Recovering from cyber attacks on your business is a financial strain that not many companies can recover from. But with cyber liability insurance, all related legal fees, notification costs, system recoveries, fines, and lawsuit costs are covered, allowing you to recover no matter how hard you’re hit.
However, not all cyber liability insurance policies were made equal. Throughout this article, we’ll discuss the intricacies of the plans and even show you how we can help you get the cover you need.
What Is Cyber Liability Insurance?
Cyber liability insurance is relatively new to the playing field compared to other types of insurance. In a digital attack or data breach, your company can be held liable for causing damage or impacting the privacy of third parties and clients. During a lawsuit, you may have to stump up the costs for fines, system recoveries, recovering victim losses, lawsuits, and more.
As we’re sure you can imagine, the money can quickly add up — IBM Security concludes the average cost of a data breach in Canada is a whopping $6.75 million in 2021. Naturally, a setback of this size would cause many businesses to fold, especially those on the smaller side of the scale.
Thankfully, cyber liability insurance covers financial losses from cyber events like attacks and data breaches. However, it’s worth understanding that every policy is different and can change depending on your industry and the insurer. Not to mention that it’s still changing as the technology space evolves.
What Does Cyber Liability Insurance Cover?
While the policy specifics vary, cyber liability insurance generally covers the following:
- Legal, Forensic, and Breach Management Costs — It covers the costs of crisis management services, legal advice, notification fees, and credit monitoring services. Defence costs, awards, and settlements are covered too. Although, it’s important to remember that it’s limited to specific cyber-related lawsuits.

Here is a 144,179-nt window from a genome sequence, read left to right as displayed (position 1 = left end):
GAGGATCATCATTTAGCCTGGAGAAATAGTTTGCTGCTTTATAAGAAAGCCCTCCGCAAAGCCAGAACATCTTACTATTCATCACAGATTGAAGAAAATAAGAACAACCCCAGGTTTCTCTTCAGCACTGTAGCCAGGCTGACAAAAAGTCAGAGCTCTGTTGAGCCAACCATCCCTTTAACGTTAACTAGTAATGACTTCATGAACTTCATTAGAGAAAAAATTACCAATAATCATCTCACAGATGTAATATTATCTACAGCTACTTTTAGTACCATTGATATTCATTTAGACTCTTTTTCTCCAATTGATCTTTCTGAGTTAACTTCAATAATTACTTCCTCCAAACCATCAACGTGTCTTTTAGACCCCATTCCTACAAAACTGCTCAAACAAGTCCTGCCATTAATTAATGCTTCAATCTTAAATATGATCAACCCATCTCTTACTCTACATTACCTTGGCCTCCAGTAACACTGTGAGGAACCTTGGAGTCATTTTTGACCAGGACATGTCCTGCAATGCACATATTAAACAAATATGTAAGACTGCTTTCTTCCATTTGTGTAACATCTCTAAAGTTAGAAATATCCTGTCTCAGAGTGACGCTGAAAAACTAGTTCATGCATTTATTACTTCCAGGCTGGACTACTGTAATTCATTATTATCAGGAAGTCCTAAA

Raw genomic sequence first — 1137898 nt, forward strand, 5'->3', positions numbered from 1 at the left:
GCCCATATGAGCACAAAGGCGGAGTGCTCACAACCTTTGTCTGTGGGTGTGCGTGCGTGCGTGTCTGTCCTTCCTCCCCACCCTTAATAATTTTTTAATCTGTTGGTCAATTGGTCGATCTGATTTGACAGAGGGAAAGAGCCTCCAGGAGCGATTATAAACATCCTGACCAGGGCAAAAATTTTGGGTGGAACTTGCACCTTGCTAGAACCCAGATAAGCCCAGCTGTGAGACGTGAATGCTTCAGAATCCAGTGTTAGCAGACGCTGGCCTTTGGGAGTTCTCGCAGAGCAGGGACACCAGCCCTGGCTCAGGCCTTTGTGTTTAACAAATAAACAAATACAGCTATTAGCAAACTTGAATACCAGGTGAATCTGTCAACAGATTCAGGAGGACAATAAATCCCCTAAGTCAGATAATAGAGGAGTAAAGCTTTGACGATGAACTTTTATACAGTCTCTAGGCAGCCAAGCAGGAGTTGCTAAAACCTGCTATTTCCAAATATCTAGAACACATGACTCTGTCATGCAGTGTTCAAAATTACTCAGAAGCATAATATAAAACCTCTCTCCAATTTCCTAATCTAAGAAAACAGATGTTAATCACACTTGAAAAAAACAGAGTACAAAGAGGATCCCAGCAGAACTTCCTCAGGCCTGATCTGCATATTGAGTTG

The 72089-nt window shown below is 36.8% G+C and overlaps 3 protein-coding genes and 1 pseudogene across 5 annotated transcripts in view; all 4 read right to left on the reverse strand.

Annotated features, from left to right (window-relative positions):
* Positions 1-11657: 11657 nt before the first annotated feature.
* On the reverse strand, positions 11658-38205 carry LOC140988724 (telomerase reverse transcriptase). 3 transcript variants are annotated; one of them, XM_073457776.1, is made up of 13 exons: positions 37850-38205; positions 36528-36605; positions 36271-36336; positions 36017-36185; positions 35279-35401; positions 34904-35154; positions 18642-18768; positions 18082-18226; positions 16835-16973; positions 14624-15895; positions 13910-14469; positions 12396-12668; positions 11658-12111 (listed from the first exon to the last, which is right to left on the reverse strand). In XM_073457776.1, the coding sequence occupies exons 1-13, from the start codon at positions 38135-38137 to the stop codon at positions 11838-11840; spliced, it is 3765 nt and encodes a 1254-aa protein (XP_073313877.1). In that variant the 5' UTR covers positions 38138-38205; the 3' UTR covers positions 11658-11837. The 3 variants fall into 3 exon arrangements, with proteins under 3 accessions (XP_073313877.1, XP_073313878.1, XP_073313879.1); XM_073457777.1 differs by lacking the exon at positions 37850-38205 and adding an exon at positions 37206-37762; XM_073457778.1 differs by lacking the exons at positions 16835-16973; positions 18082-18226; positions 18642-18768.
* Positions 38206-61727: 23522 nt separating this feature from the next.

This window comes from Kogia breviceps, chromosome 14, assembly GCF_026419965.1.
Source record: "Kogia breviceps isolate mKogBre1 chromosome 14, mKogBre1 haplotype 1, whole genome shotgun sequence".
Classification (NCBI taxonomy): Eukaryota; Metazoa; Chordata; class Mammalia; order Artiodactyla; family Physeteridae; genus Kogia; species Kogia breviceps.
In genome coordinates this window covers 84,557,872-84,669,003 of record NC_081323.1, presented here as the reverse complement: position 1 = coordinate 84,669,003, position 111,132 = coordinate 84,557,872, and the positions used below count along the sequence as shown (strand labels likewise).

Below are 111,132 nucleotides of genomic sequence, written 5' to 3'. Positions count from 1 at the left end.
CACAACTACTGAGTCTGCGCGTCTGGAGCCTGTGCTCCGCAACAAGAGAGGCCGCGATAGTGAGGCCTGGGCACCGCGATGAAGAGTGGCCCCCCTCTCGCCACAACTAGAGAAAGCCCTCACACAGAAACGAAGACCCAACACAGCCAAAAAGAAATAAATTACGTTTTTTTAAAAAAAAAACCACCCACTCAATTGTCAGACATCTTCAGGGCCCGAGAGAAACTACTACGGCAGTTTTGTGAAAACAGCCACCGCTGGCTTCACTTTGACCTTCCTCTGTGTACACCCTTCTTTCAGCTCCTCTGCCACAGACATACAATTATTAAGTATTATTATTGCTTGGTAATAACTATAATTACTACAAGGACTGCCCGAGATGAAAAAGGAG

- Incident Response Cost — This part of the cover sorts out the cost of access to an always-open cyber incident report hotline where you can acquire assistance from a dedicated team of professionals. They help coordinate incident response plans after your business suffers a cybercrime.
- Identity Theft — Some policies extend coverage to protect you from cyber events involving stolen identities. It can include helping you recover your personal information or funding the monetary losses related to the theft.
- Cyber Extortion — Cyber extortion is a type of cyber attack where the perpetrator holds your information or the access to information ransom. Cyber liability insurance gives you funds to cover your response or the extortion demands. However, different insurers have different rules for this section of the policy.
- System Business Interruption — You will likely experience business system shutdowns during a cyber attack. In that case, this part of the cover reimburses you for any losses experienced during the interruption.
- System Damage and Restoration Costs — It covers the costs of repairing or restoring software systems damaged during a cyber event.